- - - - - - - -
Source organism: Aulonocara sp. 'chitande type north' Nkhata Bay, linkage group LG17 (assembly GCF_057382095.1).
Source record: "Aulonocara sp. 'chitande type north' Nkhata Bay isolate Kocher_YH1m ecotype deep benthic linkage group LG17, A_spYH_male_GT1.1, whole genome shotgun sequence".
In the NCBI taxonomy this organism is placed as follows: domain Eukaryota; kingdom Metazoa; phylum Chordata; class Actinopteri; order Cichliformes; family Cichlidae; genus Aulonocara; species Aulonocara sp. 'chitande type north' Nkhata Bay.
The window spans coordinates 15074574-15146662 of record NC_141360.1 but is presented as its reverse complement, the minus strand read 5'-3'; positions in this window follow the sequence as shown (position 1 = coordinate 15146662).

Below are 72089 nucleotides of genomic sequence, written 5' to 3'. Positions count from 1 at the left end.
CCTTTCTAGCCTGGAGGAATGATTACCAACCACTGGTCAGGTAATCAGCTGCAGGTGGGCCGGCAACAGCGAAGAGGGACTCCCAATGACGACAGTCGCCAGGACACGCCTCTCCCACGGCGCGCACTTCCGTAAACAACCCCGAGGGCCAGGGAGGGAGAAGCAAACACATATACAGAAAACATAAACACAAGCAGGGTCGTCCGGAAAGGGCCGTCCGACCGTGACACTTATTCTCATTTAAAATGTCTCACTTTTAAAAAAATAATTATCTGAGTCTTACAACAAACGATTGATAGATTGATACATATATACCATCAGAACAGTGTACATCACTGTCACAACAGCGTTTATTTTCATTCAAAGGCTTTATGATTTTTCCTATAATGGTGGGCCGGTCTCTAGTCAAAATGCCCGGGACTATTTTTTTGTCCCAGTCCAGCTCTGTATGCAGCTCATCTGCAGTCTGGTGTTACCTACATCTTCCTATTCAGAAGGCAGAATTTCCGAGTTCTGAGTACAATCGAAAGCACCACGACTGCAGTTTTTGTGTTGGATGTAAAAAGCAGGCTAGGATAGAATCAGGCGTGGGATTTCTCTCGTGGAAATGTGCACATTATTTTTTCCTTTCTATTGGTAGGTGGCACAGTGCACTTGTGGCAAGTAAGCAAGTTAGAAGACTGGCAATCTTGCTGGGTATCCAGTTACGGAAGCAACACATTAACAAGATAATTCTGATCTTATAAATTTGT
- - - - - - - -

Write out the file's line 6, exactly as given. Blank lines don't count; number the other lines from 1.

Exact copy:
CCTTTCTAGCCTGGAGGAATGATTACCAACCACTGGTCAGGTAATCAGCTGCAGGTGGGCCGGCAACAGCGAAGAGGGACTCCCAATGACGACAGTCGCCAGGACACGCCTCTCCCACGGCGCGCACTTCCGTAAACAACCCCGAGGGCCAGGGAGGGAGAAGCAAACACATATACAGAAAACATAAACACAAGCAGGGTCGTCCGGAAAGGGCCGTCCGACCGTGACACTTATTCTCATTTAAAATGTCTCACTTTTAAAAAAATAATTATCTGAGTCTTACAACAAACGATTGATAGATTGATACATATATACCATCAGAACAGTGTACATCACTGTCACAACAGCGTTTATTTTCATTCAAAGGCTTTATGATTTTTCCTATAATGGTGGGCCGGTCTCTAGTCAAAATGCCCGGGACTATTTTTTTGTCCCAGTCCAGCTCTGTATGCAGCTCATCTGCAGTCTGGTGTTACCTACATCTTCCTATTCAGAAGGCAGAATTTCCGAGTTCTGAGTACAATCGAAAGCACCACGACTGCAGTTTTTGTGTTGGATGTAAAAAGCAGGCTAGGATAGAATCAGGCGTGGGATTTCTCTCGTGGAAATGTGCACATTATTTTTTCCTTTCTATTGGTAGGTGGCACAGTGCACTTGTGGCAAGTAAGCAAGTTAGAAGACTGGCAATCTTGCTGGGTATCCAGTTACGGAAGCAACACATTAACAAGATAATTCTGATCTTATAAATTTGT